No Emergency Exit

What can we conclude from all that about the Lord’s audience at the Sermon? Well, it sounds like the general attitude toward monogamous, lifelong marriage was fairly well atrophied. Even to religious Jews, the prospect of marriage without some kind of emergency exit was a scary proposition.

It is in this context that the Lord lays down the following command:
“It was also said, ‘Whoever divorces his wife, let him give her a certificate of divorce.’ But I say to you that everyone who divorces his wife, except on the ground of sexual immorality, makes her commit adultery, and whoever marries a divorced woman commits adultery.”
Can anyone doubt that he was setting a standard both Jews and Gentiles throughout history have found near-impossible to keep? If his closest disciples were taken aback by it, surely his less-committed followers were even more so. As you are no doubt tiring of hearing me repeat, the Sermon on the Mount was directed to Jews, not Christians. But its principles in the area of divorce and remarriage are clearly reiterated in the Epistles for today’s believers, and not as a matter of technical law-keeping for the purpose of escaping the fires of hell or avoiding social approbation, but as a matter of love and standard Christian ethical behavior.

Not a Theological Problem

It can hardly surprise us to find elders struggling with this issue in our churches today. It’s not so much that God’s opinion of marriage and divorce are unclear, or that the ideal for husband-wife relationships is insufficiently well set out in scripture. Apart from the (disputed) “sexual immorality out” provided in the Sermon, it seems perfectly evident the New Testament puts divorce for Christians right off the table. Few disagree; those that do are wrong.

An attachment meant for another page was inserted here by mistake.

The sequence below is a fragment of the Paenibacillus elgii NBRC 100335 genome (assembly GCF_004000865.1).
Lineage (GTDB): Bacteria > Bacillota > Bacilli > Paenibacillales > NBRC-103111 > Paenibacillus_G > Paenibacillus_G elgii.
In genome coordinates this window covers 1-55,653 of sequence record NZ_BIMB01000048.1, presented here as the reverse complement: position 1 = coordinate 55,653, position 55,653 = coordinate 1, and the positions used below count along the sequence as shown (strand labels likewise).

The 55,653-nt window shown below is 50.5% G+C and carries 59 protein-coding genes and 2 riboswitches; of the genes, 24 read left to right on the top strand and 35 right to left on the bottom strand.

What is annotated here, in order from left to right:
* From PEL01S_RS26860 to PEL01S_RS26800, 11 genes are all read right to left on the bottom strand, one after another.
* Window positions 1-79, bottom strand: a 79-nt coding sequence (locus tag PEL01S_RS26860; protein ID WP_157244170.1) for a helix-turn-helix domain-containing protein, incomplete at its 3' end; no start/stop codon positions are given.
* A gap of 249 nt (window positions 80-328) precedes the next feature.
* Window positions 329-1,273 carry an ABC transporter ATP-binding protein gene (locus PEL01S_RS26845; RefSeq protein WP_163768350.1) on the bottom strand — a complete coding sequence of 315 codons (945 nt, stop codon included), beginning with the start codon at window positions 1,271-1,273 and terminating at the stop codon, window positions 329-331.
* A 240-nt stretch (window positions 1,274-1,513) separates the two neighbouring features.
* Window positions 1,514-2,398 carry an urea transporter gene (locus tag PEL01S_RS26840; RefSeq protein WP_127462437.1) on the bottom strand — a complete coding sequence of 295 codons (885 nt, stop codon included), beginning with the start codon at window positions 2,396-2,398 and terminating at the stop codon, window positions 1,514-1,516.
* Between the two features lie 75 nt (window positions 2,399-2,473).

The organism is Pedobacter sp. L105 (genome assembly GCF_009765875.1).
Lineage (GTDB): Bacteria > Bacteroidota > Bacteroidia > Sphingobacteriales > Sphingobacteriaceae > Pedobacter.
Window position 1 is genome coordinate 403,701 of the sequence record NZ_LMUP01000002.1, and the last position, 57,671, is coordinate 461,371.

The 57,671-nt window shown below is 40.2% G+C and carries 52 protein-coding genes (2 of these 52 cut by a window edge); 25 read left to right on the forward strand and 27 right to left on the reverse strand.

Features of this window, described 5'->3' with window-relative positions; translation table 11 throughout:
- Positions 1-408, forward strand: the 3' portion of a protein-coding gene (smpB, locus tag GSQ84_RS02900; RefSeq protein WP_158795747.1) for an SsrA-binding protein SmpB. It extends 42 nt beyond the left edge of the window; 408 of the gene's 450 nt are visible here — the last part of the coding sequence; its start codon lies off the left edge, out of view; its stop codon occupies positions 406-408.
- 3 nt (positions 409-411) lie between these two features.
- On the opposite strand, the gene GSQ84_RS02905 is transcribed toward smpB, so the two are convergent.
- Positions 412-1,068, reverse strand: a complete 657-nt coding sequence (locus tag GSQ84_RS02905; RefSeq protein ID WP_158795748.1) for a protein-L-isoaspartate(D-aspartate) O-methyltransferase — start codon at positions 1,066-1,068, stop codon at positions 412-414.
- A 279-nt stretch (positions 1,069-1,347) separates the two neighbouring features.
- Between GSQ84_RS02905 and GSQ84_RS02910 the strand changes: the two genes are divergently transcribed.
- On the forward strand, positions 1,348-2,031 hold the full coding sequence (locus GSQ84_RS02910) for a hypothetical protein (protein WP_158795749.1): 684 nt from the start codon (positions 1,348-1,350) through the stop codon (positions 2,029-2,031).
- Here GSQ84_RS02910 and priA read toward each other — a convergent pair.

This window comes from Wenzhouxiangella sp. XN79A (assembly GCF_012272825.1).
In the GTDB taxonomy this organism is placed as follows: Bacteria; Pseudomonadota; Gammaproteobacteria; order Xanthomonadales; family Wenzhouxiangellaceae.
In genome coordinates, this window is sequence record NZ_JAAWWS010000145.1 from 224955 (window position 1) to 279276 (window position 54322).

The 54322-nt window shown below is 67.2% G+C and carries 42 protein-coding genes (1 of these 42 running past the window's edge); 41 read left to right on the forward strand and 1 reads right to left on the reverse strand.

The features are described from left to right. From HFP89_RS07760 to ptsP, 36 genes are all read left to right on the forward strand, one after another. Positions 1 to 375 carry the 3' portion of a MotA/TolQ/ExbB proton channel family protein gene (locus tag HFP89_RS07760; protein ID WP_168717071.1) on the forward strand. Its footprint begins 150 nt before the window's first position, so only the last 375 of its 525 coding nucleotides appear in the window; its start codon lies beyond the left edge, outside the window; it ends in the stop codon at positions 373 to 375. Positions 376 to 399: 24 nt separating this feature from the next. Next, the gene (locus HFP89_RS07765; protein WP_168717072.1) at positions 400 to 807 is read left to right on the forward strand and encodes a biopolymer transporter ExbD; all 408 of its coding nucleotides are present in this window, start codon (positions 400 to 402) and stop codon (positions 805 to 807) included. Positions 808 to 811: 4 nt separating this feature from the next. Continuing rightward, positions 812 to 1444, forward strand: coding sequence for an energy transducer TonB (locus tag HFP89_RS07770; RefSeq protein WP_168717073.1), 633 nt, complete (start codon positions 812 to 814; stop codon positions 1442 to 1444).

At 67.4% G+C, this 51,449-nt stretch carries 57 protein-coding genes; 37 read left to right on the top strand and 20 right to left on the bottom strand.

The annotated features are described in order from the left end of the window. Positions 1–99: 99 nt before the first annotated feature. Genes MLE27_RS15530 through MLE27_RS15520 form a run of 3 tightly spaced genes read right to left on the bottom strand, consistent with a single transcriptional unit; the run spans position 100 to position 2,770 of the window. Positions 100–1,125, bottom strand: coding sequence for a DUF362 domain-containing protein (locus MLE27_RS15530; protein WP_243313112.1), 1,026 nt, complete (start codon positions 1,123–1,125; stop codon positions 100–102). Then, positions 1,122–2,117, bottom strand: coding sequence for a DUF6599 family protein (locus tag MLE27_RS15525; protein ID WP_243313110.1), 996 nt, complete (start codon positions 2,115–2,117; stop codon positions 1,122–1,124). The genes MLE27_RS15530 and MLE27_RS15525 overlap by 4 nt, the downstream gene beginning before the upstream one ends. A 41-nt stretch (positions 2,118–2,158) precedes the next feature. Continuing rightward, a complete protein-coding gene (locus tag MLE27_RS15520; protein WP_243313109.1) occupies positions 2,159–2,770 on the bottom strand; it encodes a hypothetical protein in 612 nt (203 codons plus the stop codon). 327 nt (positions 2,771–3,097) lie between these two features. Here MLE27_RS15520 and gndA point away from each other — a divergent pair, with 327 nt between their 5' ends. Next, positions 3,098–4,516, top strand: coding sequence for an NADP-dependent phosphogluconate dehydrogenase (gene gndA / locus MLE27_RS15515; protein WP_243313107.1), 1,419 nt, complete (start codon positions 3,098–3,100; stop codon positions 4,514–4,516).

No, the problems for elders and churches around the issue of divorce are practical, not theological.

What do you do with Christians who were divorced and remarried before they were saved? How about if it was one before and one after? How about when both have been divorced as professing Christians and now want to fellowship with you and serve God in your local church? Is a second marriage where the original spouses are still alive continuously “adulterous”, and does it need to be ended in order for the couple to be accepted into church fellowship and allowed to serve? Does a history with a divorce in it disqualify a man from teaching publicly in the churches? How do you counsel a newly-saved couple with one or more divorces in their history currently living together? Should it be insisted upon that they tie the knot immediately before being allowed to enjoy Christian fellowship, or should they be told that the Bible teaches that they need to each live alone for the rest of their lives with no further sexual contact? If so, how convincingly could you make that case to them, especially if they have a child together?

There do not appear to be easy answers to many of these questions, and endless variants on these themes are coming up with greater and greater frequency.

Broken Window Sins

As with most of the teaching in the Sermon, the Lord’s emphasis is on individual obedience. It is preventive, not remedial. That is to say, the Sermon teaches those who heed it not to wreck their marriages in the first place; it is not a how-to discourse for civic officials or religious leaders on the subject of what to do with those in the Lord’s audience who weren’t paying attention.

Once made, divorce and remarriage are decisions that cannot easily be un-made; they are ‘broken window’ sins, if I may coin a phrase. What I mean is this: if you steal from someone, you can make restitution; if you have lied, you can tell the truth. In both instances if you move quickly enough, you can undo some or all of the damage you have done. But divorce? It is almost never possible to simply repent, walk back into your broken marriage and take a second shot at doing it right. The damage is done and most often the parties have moved on to the point that getting back together is a non-starter.

Thus we will search in vain here and elsewhere in the New Testament for obvious lists of remedies and punishments to be doled out in church gatherings to the masses that have failed to heed the Lord’s teaching on this subject.

For those willing to hear it and respond to it, the standard set in the Sermon makes ending a marriage much more difficult than those of both the society of its day and those of ours. For those who have not heard and responded — and especially for their elders — figuring out what to do about that after the fact is no simple matter.